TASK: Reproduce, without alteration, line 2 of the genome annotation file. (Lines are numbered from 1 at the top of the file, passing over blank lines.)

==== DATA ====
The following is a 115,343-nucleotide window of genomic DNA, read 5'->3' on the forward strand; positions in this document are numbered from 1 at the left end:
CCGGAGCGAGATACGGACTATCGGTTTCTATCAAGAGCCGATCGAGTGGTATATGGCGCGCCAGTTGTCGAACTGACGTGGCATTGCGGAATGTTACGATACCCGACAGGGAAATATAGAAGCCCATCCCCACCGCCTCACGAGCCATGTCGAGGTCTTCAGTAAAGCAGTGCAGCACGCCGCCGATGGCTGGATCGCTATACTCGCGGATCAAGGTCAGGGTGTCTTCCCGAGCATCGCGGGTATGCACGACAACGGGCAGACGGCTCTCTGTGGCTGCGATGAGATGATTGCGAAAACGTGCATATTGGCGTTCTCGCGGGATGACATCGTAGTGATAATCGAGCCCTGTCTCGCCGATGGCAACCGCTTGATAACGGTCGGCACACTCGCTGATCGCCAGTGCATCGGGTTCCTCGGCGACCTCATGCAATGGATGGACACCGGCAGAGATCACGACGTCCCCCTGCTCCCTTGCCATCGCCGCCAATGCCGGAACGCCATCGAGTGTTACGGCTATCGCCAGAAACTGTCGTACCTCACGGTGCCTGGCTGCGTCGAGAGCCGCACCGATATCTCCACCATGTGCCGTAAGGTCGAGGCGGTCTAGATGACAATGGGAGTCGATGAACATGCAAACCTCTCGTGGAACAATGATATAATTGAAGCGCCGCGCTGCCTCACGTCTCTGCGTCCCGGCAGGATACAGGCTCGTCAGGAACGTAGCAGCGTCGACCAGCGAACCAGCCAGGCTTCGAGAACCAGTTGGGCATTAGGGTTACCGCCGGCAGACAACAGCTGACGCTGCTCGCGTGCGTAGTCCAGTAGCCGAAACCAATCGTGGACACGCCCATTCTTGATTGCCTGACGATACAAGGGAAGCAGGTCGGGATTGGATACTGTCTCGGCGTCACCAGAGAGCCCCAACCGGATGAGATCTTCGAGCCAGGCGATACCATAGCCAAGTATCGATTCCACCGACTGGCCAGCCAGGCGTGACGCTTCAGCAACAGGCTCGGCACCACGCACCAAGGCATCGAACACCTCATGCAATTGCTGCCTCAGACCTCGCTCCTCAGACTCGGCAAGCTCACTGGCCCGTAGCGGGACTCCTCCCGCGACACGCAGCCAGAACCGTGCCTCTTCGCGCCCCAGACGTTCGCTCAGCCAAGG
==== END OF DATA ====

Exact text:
CCGGAGCGAGATACGGACTATCGGTTTCTATCAAGAGCCGATCGAGTGGTATATGGCGCGCCAGTTGTCGAACTGACGTGGCATTGCGGAATGTTACGATACCCGACAGGGAAATATAGAAGCCCATCCCCACCGCCTCACGAGCCATGTCGAGGTCTTCAGTAAAGCAGTGCAGCACGCCGCCGATGGCTGGATCGCTATACTCGCGGATCAAGGTCAGGGTGTCTTCCCGAGCATCGCGGGTATGCACGACAACGGGCAGACGGCTCTCTGTGGCTGCGATGAGATGATTGCGAAAACGTGCATATTGGCGTTCTCGCGGGATGACATCGTAGTGATAATCGAGCCCTGTCTCGCCGATGGCAACCGCTTGATAACGGTCGGCACACTCGCTGATCGCCAGTGCATCGGGTTCCTCGGCGACCTCATGCAATGGATGGACACCGGCAGAGATCACGACGTCCCCCTGCTCCCTTGCCATCGCCGCCAATGCCGGAACGCCATCGAGTGTTACGGCTATCGCCAGAAACTGTCGTACCTCACGGTGCCTGGCTGCGTCGAGAGCCGCACCGATATCTCCACCATGTGCCGTAAGGTCGAGGCGGTCTAGATGACAATGGGAGTCGATGAACATGCAAACCTCTCGTGGAACAATGATATAATTGAAGCGCCGCGCTGCCTCACGTCTCTGCGTCCCGGCAGGATACAGGCTCGTCAGGAACGTAGCAGCGTCGACCAGCGAACCAGCCAGGCTTCGAGAACCAGTTGGGCATTAGGGTTACCGCCGGCAGACAACAGCTGACGCTGCTCGCGTGCGTAGTCCAGTAGCCGAAACCAATCGTGGACACGCCCATTCTTGATTGCCTGACGATACAAGGGAAGCAGGTCGGGATTGGATACTGTCTCGGCGTCACCAGAGAGCCCCAACCGGATGAGATCTTCGAGCCAGGCGATACCATAGCCAAGTATCGATTCCACCGACTGGCCAGCCAGGCGTGACGCTTCAGCAACAGGCTCGGCACCACGCACCAAGGCATCGAACACCTCATGCAATTGCTGCCTCAGACCTCGCTCCTCAGACTCGGCAAGCTCACTGGCCCGTAGCGGGACTCCTCCCGCGACACGCAGCCAGAACCGTGCCTCTTCGCGCCCCAGACGTTCGCTCAGCCAAGG